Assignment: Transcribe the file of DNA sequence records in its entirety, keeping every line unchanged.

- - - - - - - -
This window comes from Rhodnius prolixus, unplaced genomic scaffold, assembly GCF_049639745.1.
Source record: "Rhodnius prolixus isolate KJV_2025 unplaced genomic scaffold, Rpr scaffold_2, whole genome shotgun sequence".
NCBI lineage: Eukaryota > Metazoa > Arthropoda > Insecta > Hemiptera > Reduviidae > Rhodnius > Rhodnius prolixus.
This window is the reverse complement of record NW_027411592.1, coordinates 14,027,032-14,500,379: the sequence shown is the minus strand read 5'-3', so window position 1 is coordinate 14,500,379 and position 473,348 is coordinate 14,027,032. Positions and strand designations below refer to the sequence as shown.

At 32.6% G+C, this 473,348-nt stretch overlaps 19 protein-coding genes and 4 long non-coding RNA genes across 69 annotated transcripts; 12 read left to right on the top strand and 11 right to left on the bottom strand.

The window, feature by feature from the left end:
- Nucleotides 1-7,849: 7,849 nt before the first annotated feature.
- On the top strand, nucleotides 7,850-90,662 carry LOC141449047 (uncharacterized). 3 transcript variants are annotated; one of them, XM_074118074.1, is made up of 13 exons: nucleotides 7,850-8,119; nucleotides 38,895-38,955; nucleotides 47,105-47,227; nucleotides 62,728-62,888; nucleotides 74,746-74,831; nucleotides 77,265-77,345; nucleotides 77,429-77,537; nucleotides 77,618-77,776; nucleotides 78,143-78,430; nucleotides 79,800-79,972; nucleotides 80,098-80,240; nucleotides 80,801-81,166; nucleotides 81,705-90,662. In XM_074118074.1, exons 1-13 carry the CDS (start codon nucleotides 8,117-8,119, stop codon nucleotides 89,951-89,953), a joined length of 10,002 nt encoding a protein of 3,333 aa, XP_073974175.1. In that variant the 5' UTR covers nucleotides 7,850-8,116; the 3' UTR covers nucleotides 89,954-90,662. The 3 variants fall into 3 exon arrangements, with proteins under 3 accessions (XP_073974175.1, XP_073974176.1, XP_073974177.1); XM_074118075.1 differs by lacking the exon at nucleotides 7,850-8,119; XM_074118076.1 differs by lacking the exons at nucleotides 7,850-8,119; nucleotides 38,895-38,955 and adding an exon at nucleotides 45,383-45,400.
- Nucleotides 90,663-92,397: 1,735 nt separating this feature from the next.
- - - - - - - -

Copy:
This window comes from Rhodnius prolixus, unplaced genomic scaffold, assembly GCF_049639745.1.
Source record: "Rhodnius prolixus isolate KJV_2025 unplaced genomic scaffold, Rpr scaffold_2, whole genome shotgun sequence".
NCBI lineage: Eukaryota > Metazoa > Arthropoda > Insecta > Hemiptera > Reduviidae > Rhodnius > Rhodnius prolixus.
This window is the reverse complement of record NW_027411592.1, coordinates 14,027,032-14,500,379: the sequence shown is the minus strand read 5'-3', so window position 1 is coordinate 14,500,379 and position 473,348 is coordinate 14,027,032. Positions and strand designations below refer to the sequence as shown.

At 32.6% G+C, this 473,348-nt stretch overlaps 19 protein-coding genes and 4 long non-coding RNA genes across 69 annotated transcripts; 12 read left to right on the top strand and 11 right to left on the bottom strand.

The window, feature by feature from the left end:
- Nucleotides 1-7,849: 7,849 nt before the first annotated feature.
- On the top strand, nucleotides 7,850-90,662 carry LOC141449047 (uncharacterized). 3 transcript variants are annotated; one of them, XM_074118074.1, is made up of 13 exons: nucleotides 7,850-8,119; nucleotides 38,895-38,955; nucleotides 47,105-47,227; nucleotides 62,728-62,888; nucleotides 74,746-74,831; nucleotides 77,265-77,345; nucleotides 77,429-77,537; nucleotides 77,618-77,776; nucleotides 78,143-78,430; nucleotides 79,800-79,972; nucleotides 80,098-80,240; nucleotides 80,801-81,166; nucleotides 81,705-90,662. In XM_074118074.1, exons 1-13 carry the CDS (start codon nucleotides 8,117-8,119, stop codon nucleotides 89,951-89,953), a joined length of 10,002 nt encoding a protein of 3,333 aa, XP_073974175.1. In that variant the 5' UTR covers nucleotides 7,850-8,116; the 3' UTR covers nucleotides 89,954-90,662. The 3 variants fall into 3 exon arrangements, with proteins under 3 accessions (XP_073974175.1, XP_073974176.1, XP_073974177.1); XM_074118075.1 differs by lacking the exon at nucleotides 7,850-8,119; XM_074118076.1 differs by lacking the exons at nucleotides 7,850-8,119; nucleotides 38,895-38,955 and adding an exon at nucleotides 45,383-45,400.
- Nucleotides 90,663-92,397: 1,735 nt separating this feature from the next.